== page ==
A Veterans Affairs (VA) hospital in Columbia, South Carolina is touting its ability to deliver 24-hour test results for individuals believed to be suffering from the 2019-2020 coronavirus. The only problem? The hospital’s public relations push only highlighted the extent to which such testing is severely limited.
Sort of like the anemic testing being conducted across the Palmetto State …
The 24-hour turnaround tests were touted by officials at the Columbia, S.C. VA health care earlier this week as a “game changer.”
“We can have test results in about an hour,” the health care system’s lab chief, Jailan Osman, declared.
Previously, the VA lab in Columbia had been sending all of its samples to either the public health laboratory at the S.C. Department of Health and Environmental Control (SCDHEC) – the agency leading the Palmetto State’s response to the global pandemic – or to private sector provider Quest Diagnostics.
As we have previously reported, though, SCDHEC has been dealing with critical shortages in testing supplies – creating huge backlogs in its own testing capability.
On Sunday, March 29, 2020, the VA lab was cleared to begin conducting its own tests. And through a “nationwide contract,” the Columbia VA health care center (and other VA facilities across the nation) were set to receive coronavirus test kits.
Good news, right?
Sort of …
The agency’s press release was humming along swimmingly right up until the point it referenced the number of tests being provided.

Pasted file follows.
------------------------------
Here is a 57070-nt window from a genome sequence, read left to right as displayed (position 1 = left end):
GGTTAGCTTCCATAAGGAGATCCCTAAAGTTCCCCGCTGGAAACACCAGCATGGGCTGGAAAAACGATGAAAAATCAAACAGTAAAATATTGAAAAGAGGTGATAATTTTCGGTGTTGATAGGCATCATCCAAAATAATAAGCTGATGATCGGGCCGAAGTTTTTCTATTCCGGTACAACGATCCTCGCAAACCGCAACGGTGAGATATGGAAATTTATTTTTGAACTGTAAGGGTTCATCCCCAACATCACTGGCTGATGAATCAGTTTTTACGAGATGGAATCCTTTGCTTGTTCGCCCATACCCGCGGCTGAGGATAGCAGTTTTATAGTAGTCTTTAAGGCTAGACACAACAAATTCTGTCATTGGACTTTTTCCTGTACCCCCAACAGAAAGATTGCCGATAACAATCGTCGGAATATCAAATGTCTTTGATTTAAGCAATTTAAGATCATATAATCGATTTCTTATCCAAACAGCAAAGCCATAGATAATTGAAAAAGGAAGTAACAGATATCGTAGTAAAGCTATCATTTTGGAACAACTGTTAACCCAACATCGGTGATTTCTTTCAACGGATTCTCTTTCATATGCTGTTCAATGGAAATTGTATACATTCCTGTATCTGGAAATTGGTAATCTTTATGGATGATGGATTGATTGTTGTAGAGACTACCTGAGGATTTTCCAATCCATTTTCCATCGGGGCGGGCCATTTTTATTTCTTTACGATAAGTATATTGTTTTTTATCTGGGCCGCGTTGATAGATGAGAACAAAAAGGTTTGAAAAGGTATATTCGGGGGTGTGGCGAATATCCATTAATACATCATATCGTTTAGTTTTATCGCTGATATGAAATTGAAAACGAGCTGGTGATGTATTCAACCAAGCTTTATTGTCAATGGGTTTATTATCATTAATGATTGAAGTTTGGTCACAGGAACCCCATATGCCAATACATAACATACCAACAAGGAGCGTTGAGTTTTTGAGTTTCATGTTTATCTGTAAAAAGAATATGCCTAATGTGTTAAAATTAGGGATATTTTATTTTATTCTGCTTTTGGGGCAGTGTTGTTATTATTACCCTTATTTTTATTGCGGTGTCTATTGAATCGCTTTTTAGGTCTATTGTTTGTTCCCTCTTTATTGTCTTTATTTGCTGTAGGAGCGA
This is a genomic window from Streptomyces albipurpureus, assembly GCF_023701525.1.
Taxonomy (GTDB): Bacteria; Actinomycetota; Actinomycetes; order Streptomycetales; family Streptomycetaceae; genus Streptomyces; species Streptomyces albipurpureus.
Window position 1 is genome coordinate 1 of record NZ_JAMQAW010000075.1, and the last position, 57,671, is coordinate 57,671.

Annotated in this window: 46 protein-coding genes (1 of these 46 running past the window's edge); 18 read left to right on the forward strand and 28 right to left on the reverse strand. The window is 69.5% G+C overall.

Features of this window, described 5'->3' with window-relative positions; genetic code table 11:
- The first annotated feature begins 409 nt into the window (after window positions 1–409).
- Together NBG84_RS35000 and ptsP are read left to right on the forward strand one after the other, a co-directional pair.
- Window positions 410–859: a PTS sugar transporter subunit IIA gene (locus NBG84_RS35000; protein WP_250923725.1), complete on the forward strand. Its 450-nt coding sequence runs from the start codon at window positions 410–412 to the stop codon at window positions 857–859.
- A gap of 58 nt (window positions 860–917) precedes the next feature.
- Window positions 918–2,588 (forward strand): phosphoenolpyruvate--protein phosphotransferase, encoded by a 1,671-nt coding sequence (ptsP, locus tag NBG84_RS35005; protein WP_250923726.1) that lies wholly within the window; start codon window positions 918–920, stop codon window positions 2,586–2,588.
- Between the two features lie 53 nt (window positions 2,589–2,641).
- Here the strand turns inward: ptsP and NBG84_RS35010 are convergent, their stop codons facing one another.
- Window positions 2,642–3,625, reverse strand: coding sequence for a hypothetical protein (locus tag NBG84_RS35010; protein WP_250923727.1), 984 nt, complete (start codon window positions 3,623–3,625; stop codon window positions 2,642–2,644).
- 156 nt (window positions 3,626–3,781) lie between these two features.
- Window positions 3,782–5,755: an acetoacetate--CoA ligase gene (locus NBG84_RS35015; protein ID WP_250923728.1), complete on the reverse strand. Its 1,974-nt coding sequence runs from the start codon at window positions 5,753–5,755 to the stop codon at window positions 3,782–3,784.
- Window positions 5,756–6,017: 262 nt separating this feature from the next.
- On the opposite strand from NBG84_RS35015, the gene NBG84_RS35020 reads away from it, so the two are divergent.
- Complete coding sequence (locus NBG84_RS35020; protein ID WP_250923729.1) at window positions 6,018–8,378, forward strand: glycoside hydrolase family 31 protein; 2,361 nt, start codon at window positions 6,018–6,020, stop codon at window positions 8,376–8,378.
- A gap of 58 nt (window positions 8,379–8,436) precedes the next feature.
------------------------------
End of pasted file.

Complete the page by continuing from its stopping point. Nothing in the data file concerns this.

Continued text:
“As of right now, the Columbia VA is limited to receiving 30 kits a week,” the release noted. “With a limited number of testing kits, protocols have been put into place to test only the most critical inpatients at the (William) Jennings Bryan Dorn VA Medical Center.”
Thirty test kits a week?
For those of you keeping score at home, South Carolina is home to nearly 400,000 veterans – comprising nearly one-tenth of its entire adult population. That ranks the state ninth nationally in terms of the size of its veteran population. Also, an estimated 40 percent of that population – roughly 160,000 veterans – are over the age of sixty-five.
Are thirty tests a week even going to come close to meeting that need?
Even if we focus only on the most vulnerable segments of that population?
As of this writing, SCDHEC has reported 1,293 confirmed coronavirus cases in the Palmetto State. Twenty-six (26) South Carolinians have died as a result of complications from the virus. It is not clear how many of those confirmed cases and deaths involve veterans. And again, according to the latest data from the COVID Tracking Project, the Palmetto State still ranks No. 48 out of fifty states in terms of the percentage of its population getting tested.
Also worth noting? The peak of the virus is expected to hit South Carolina in late April, gradually winding down during May and into the first week of June. In other words, based on current supplies, the VA is only likely to be able to conduct 300 or so tests during that time period.
Don’t get us wrong: The more people who get tested the more we know just what we are up against with this virus. But the VA testing amounts to little more than a rounding error. And we are scared to even think of the price per test associated with the “nationwide contract” the VA signed.
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